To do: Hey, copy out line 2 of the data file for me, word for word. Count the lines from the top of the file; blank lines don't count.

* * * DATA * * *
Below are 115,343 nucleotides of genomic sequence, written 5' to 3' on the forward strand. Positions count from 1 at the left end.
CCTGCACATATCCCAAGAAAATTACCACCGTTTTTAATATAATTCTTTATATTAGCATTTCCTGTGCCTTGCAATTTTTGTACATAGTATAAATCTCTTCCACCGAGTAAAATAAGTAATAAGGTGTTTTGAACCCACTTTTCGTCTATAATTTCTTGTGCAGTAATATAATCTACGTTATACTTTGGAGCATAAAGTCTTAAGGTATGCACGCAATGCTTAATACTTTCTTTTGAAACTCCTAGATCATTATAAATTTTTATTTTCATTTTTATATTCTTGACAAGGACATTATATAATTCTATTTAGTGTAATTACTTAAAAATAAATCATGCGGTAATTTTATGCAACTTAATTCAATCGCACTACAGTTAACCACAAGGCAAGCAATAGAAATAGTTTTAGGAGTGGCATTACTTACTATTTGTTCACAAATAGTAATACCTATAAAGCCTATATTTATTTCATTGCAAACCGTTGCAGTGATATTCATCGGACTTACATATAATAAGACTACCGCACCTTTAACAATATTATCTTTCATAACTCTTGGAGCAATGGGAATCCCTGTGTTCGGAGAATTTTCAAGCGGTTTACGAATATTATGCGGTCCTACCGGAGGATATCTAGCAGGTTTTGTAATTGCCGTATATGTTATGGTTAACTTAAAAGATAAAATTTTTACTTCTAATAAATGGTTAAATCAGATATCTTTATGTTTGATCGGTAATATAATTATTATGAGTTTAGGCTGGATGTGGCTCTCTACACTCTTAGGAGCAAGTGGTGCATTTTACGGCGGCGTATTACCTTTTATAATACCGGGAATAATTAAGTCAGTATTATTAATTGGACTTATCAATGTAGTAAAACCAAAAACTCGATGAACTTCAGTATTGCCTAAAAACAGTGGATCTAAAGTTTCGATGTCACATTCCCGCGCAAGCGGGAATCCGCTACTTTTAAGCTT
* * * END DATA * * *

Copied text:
CCTGCACATATCCCAAGAAAATTACCACCGTTTTTAATATAATTCTTTATATTAGCATTTCCTGTGCCTTGCAATTTTTGTACATAGTATAAATCTCTTCCACCGAGTAAAATAAGTAATAAGGTGTTTTGAACCCACTTTTCGTCTATAATTTCTTGTGCAGTAATATAATCTACGTTATACTTTGGAGCATAAAGTCTTAAGGTATGCACGCAATGCTTAATACTTTCTTTTGAAACTCCTAGATCATTATAAATTTTTATTTTCATTTTTATATTCTTGACAAGGACATTATATAATTCTATTTAGTGTAATTACTTAAAAATAAATCATGCGGTAATTTTATGCAACTTAATTCAATCGCACTACAGTTAACCACAAGGCAAGCAATAGAAATAGTTTTAGGAGTGGCATTACTTACTATTTGTTCACAAATAGTAATACCTATAAAGCCTATATTTATTTCATTGCAAACCGTTGCAGTGATATTCATCGGACTTACATATAATAAGACTACCGCACCTTTAACAATATTATCTTTCATAACTCTTGGAGCAATGGGAATCCCTGTGTTCGGAGAATTTTCAAGCGGTTTACGAATATTATGCGGTCCTACCGGAGGATATCTAGCAGGTTTTGTAATTGCCGTATATGTTATGGTTAACTTAAAAGATAAAATTTTTACTTCTAATAAATGGTTAAATCAGATATCTTTATGTTTGATCGGTAATATAATTATTATGAGTTTAGGCTGGATGTGGCTCTCTACACTCTTAGGAGCAAGTGGTGCATTTTACGGCGGCGTATTACCTTTTATAATACCGGGAATAATTAAGTCAGTATTATTAATTGGACTTATCAATGTAGTAAAACCAAAAACTCGATGAACTTCAGTATTGCCTAAAAACAGTGGATCTAAAGTTTCGATGTCACATTCCCGCGCAAGCGGGAATCCGCTACTTTTAAGCTT